Electronic Thesis and Dissertation Repository

Degree

Doctor of Philosophy

Program

Health and Rehabilitation Sciences

Abstract

Reflective practice is defined in this dissertation as a process of thinking 'about' and 'through' one's doings, such that practitioners become more skillful, and aware of the nature and impact of their performance within their professional practices. Because it is presumed to enable healthcare delivery practices that are more sensitive to patient needs and more in-line with evidence- based practices, RP is frequently noted as an essential attribute of competent clinical practice. Yet, little is known about the processes by which RP contributes to the professional learning of health-care practitioners in general, and Speech- Language Pathologists (SLPs) in particular.

This work is comprised of five manuscripts in addition to introductory, methodological and conclusion chapters. The first manuscript presents a case study that contributes to understanding of how Speech-Language Pathology (SLP) clinical experience may be processed through reflection to develop professional knowledge relevant to professional practice in the context of head and neck cancer rehabilitation. The second manuscript, a scoping review, maps the scholarship on reflection and reflective practice in the field of SLP. The third offers a discussion of theoretical underpinnings and key elements of RP and examines their applicability to SLP practice. The fourth manuscript investigates the relevance of RP for SLP, suggesting its potential to: (1) inform the generation of knowledge from practice, (2) balance and contextualize science with patient care, (3) facilitate the integration of theory and practice, (4) link evidence-based practice with clinical expertise, and finally, (5) cultivate ethical practice. The fifth manuscript details the grounded theory study, which examines the ways in which 12 SLPs working in head and neck cancer rehabilitation report using processes of reflection. These include: ongoing iterative questioning, experimenting through trial and error, integrating knowledge from past cases, embracing surprise, thinking out of the box, being in the moment, consulting with others, putting oneself in the patients’ shoes, and discerning ethical issues.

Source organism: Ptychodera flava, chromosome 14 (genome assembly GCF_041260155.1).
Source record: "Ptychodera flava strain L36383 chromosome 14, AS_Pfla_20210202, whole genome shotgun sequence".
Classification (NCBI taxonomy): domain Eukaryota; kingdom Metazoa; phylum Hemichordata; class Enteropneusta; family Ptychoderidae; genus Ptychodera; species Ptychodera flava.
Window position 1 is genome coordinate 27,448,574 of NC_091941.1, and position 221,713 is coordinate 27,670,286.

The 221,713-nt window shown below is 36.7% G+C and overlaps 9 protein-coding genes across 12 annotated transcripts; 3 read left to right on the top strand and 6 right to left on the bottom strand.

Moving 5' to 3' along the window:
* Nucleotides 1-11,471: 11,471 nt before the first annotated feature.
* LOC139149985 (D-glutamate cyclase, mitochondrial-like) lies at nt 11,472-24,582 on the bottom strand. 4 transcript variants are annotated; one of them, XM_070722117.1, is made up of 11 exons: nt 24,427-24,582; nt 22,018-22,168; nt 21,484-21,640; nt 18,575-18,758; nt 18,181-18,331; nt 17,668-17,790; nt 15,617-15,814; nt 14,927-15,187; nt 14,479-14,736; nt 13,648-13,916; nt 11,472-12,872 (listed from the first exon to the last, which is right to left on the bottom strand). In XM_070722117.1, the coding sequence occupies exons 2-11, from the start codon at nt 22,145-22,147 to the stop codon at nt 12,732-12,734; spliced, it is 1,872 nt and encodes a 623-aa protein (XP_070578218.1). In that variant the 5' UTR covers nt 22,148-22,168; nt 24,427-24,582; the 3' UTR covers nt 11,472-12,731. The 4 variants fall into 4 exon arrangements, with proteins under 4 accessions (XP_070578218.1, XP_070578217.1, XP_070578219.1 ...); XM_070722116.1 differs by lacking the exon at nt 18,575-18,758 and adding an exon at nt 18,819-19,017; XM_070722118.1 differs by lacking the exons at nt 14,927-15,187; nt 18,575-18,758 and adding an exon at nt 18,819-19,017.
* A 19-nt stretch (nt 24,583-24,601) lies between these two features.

This thesis contributes to knowledge about how informal professional learning can be mediated by the use of RP. It also contributes to the emerging body of theoretical and empirical work on RP, with potential implications across a variety of health professions.


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